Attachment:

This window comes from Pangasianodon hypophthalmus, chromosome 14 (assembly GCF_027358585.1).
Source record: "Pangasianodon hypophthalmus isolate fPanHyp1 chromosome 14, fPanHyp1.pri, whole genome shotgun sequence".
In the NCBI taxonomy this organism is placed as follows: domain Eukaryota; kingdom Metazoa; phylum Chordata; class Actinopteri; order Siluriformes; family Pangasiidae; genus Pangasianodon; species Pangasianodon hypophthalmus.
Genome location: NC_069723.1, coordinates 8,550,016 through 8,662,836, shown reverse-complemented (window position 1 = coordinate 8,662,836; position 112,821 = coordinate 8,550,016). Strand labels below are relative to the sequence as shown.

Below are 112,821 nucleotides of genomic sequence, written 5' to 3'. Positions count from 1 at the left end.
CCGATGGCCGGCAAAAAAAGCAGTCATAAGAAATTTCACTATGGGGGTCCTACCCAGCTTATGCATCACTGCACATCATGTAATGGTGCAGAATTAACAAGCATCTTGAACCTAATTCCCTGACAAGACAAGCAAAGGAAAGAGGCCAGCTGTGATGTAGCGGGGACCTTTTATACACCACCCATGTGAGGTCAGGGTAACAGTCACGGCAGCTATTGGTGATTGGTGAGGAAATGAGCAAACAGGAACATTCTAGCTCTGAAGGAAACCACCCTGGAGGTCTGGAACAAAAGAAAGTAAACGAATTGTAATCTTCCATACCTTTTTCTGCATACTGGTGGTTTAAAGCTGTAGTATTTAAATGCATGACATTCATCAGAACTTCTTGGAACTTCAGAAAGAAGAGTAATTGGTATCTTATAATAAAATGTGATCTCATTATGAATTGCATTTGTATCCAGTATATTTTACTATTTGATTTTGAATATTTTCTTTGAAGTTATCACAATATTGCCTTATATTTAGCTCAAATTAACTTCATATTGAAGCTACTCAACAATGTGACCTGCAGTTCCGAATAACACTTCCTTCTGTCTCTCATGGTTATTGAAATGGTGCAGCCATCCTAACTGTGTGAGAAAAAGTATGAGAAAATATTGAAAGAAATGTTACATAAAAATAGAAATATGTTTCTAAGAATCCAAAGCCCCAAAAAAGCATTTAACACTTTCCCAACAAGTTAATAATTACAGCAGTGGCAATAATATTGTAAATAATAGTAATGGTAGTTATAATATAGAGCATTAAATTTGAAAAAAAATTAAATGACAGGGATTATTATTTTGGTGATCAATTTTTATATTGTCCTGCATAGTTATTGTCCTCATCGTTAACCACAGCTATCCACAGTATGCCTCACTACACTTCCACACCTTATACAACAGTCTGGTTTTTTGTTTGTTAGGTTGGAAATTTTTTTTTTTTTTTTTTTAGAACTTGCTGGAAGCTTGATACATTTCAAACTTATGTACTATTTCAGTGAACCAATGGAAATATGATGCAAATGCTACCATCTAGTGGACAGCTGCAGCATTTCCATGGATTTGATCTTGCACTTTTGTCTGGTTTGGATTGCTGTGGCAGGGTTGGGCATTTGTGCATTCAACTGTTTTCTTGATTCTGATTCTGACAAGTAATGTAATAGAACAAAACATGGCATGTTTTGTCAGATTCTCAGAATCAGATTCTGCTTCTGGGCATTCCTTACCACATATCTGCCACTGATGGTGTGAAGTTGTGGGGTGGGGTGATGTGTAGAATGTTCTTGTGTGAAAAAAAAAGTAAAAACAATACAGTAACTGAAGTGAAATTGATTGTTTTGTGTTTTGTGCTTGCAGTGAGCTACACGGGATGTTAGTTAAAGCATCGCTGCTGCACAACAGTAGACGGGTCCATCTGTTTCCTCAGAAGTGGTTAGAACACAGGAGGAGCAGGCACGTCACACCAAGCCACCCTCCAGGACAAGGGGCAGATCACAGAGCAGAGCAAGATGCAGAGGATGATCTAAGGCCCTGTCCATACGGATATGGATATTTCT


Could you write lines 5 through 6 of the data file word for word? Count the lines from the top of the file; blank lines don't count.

Below are 112,821 nucleotides of genomic sequence, written 5' to 3'. Positions count from 1 at the left end.
CCGATGGCCGGCAAAAAAAGCAGTCATAAGAAATTTCACTATGGGGGTCCTACCCAGCTTATGCATCACTGCACATCATGTAATGGTGCAGAATTAACAAGCATCTTGAACCTAATTCCCTGACAAGACAAGCAAAGGAAAGAGGCCAGCTGTGATGTAGCGGGGACCTTTTATACACCACCCATGTGAGGTCAGGGTAACAGTCACGGCAGCTATTGGTGATTGGTGAGGAAATGAGCAAACAGGAACATTCTAGCTCTGAAGGAAACCACCCTGGAGGTCTGGAACAAAAGAAAGTAAACGAATTGTAATCTTCCATACCTTTTTCTGCATACTGGTGGTTTAAAGCTGTAGTATTTAAATGCATGACATTCATCAGAACTTCTTGGAACTTCAGAAAGAAGAGTAATTGGTATCTTATAATAAAATGTGATCTCATTATGAATTGCATTTGTATCCAGTATATTTTACTATTTGATTTTGAATATTTTCTTTGAAGTTATCACAATATTGCCTTATATTTAGCTCAAATTAACTTCATATTGAAGCTACTCAACAATGTGACCTGCAGTTCCGAATAACACTTCCTTCTGTCTCTCATGGTTATTGAAATGGTGCAGCCATCCTAACTGTGTGAGAAAAAGTATGAGAAAATATTGAAAGAAATGTTACATAAAAATAGAAATATGTTTCTAAGAATCCAAAGCCCCAAAAAAGCATTTAACACTTTCCCAACAAGTTAATAATTACAGCAGTGGCAATAATATTGTAAATAATAGTAATGGTAGTTATAATATAGAGCATTAAATTTGAAAAAAAATTAAATGACAGGGATTATTATTTTGGTGATCAATTTTTATATTGTCCTGCATAGTTATTGTCCTCATCGTTAACCACAGCTATCCACAGTATGCCTCACTACACTTCCACACCTTATACAACAGTCTGGTTTTTTGTTTGTTAGGTTGGAAATTTTTTTTTTTTTTTTTTTAGAACTTGCTGGAAGCTTGATACATTTCAAACTTATGTACTATTTCAGTGAACCAATGGAAATATGATGCAAATGCTACCATCTAGTGGACAGCTGCAGCATTTCCATGGATTTGATCTTGCACTTTTGTCTGGTTTGGATTGCTGTGGCAGGGTTGGGCATTTGTGCATTCAACTGTTTTCTTGATTCTGATTCTGACAAGTAATGTAATAGAACAAAACATGGCATGTTTTGTCAGATTCTCAGAATCAGATTCTGCTTCTGGGCATTCCTTACCACATATCTGCCACTGATGGTGTGAAGTTGTGGGGTGGGGTGATGTGTAGAATGTTCTTGTGTGAAAAAAAAAGTAAAAACAATACAGTAACTGAAGTGAAATTGATTGTTTTGTGTTTTGTGCTTGCAGTGAGCTACACGGGATGTTAGTTAAAGCATCGCTGCTGCACAACAGTAGACGGGTCCATCTGTTTCCTCAGAAGTGGTTAGAACACAGGAGGAGCAGGCACGTCACACCAAGCCACCCTCCAGGACAAGGGGCAGATCACAGAGCAGAGCAAGATGCAGAGGATGATCTAAGGCCCTGTCCATACGGATATGGATATTTCT